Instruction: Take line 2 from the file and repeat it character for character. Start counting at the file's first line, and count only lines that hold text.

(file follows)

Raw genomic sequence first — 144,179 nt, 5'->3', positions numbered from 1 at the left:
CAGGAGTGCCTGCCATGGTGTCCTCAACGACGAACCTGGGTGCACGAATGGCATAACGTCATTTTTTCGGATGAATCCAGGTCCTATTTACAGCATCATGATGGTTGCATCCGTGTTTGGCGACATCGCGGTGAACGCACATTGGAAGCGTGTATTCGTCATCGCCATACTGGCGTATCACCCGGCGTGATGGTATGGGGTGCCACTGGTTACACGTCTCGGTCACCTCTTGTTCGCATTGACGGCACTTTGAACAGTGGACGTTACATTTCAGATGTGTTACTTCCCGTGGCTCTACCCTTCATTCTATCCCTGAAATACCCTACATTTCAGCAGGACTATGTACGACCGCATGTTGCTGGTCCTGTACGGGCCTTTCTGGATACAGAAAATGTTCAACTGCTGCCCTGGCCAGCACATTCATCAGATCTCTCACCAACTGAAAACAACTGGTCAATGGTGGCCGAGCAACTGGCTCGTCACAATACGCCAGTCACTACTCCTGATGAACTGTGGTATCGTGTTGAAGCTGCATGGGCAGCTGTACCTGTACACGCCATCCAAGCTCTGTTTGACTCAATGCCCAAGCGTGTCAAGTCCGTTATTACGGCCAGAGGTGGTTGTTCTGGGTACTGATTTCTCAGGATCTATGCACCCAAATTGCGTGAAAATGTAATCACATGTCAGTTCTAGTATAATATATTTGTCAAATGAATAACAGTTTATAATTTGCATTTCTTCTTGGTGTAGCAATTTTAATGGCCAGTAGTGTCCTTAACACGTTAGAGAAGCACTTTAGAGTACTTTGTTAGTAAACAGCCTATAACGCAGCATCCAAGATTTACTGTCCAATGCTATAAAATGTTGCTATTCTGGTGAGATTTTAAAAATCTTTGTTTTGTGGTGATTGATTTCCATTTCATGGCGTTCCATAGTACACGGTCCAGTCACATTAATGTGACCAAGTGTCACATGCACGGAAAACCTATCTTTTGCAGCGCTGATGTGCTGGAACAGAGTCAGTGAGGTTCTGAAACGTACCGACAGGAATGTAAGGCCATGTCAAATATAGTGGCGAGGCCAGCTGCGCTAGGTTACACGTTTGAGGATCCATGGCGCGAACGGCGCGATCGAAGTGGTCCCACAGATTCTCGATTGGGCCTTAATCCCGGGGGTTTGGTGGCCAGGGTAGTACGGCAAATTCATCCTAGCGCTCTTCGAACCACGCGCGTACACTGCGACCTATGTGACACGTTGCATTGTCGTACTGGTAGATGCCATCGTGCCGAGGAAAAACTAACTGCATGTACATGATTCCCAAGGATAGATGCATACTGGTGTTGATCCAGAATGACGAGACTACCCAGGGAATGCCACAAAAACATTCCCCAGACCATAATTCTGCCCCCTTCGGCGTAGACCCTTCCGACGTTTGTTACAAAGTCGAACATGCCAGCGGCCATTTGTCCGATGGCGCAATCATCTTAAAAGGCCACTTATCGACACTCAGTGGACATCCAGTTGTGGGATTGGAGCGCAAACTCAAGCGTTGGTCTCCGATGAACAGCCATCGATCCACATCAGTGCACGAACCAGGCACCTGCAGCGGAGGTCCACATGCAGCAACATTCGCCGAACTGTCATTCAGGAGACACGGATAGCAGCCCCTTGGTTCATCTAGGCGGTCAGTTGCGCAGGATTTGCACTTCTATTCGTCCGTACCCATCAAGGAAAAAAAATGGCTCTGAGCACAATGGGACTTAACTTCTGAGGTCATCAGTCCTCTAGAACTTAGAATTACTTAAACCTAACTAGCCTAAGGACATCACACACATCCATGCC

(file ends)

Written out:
CAGGAGTGCCTGCCATGGTGTCCTCAACGACGAACCTGGGTGCACGAATGGCATAACGTCATTTTTTCGGATGAATCCAGGTCCTATTTACAGCATCATGATGGTTGCATCCGTGTTTGGCGACATCGCGGTGAACGCACATTGGAAGCGTGTATTCGTCATCGCCATACTGGCGTATCACCCGGCGTGATGGTATGGGGTGCCACTGGTTACACGTCTCGGTCACCTCTTGTTCGCATTGACGGCACTTTGAACAGTGGACGTTACATTTCAGATGTGTTACTTCCCGTGGCTCTACCCTTCATTCTATCCCTGAAATACCCTACATTTCAGCAGGACTATGTACGACCGCATGTTGCTGGTCCTGTACGGGCCTTTCTGGATACAGAAAATGTTCAACTGCTGCCCTGGCCAGCACATTCATCAGATCTCTCACCAACTGAAAACAACTGGTCAATGGTGGCCGAGCAACTGGCTCGTCACAATACGCCAGTCACTACTCCTGATGAACTGTGGTATCGTGTTGAAGCTGCATGGGCAGCTGTACCTGTACACGCCATCCAAGCTCTGTTTGACTCAATGCCCAAGCGTGTCAAGTCCGTTATTACGGCCAGAGGTGGTTGTTCTGGGTACTGATTTCTCAGGATCTATGCACCCAAATTGCGTGAAAATGTAATCACATGTCAGTTCTAGTATAATATATTTGTCAAATGAATAACAGTTTATAATTTGCATTTCTTCTTGGTGTAGCAATTTTAATGGCCAGTAGTGTCCTTAACACGTTAGAGAAGCACTTTAGAGTACTTTGTTAGTAAACAGCCTATAACGCAGCATCCAAGATTTACTGTCCAATGCTATAAAATGTTGCTATTCTGGTGAGATTTTAAAAATCTTTGTTTTGTGGTGATTGATTTCCATTTCATGGCGTTCCATAGTACACGGTCCAGTCACATTAATGTGACCAAGTGTCACATGCACGGAAAACCTATCTTTTGCAGCGCTGATGTGCTGGAACAGAGTCAGTGAGGTTCTGAAACGTACCGACAGGAATGTAAGGCCATGTCAAATATAGTGGCGAGGCCAGCTGCGCTAGGTTACACGTTTGAGGATCCATGGCGCGAACGGCGCGATCGAAGTGGTCCCACAGATTCTCGATTGGGCCTTAATCCCGGGGGTTTGGTGGCCAGGGTAGTACGGCAAATTCATCCTAGCGCTCTTCGAACCACGCGCGTACACTGCGACCTATGTGACACGTTGCATTGTCGTACTGGTAGATGCCATCGTGCCGAGGAAAAACTAACTGCATGTACATGATTCCCAAGGATAGATGCATACTGGTGTTGATCCAGAATGACGAGACTACCCAGGGAATGCCACAAAAACATTCCCCAGACCATAATTCTGCCCCCTTCGGCGTAGACCCTTCCGACGTTTGTTACAAAGTCGAACATGCCAGCGGCCATTTGTCCGATGGCGCAATCATCTTAAAAGGCCACTTATCGACACTCAGTGGACATCCAGTTGTGGGATTGGAGCGCAAACTCAAGCGTTGGTCTCCGATGAACAGCCATCGATCCACATCAGTGCACGAACCAGGCACCTGCAGCGGAGGTCCACATGCAGCAACATTCGCCGAACTGTCATTCAGGAGACACGGATAGCAGCCCCTTGGTTCATCTAGGCGGTCAGTTGCGCAGGATTTGCACTTCTATTCGTCCGTACCCATCAAGGAAAAAAAATGGCTCTGAGCACAATGGGACTTAACTTCTGAGGTCATCAGTCCTCTAGAACTTAGAATTACTTAAACCTAACTAGCCTAAGGACATCACACACATCCATGCC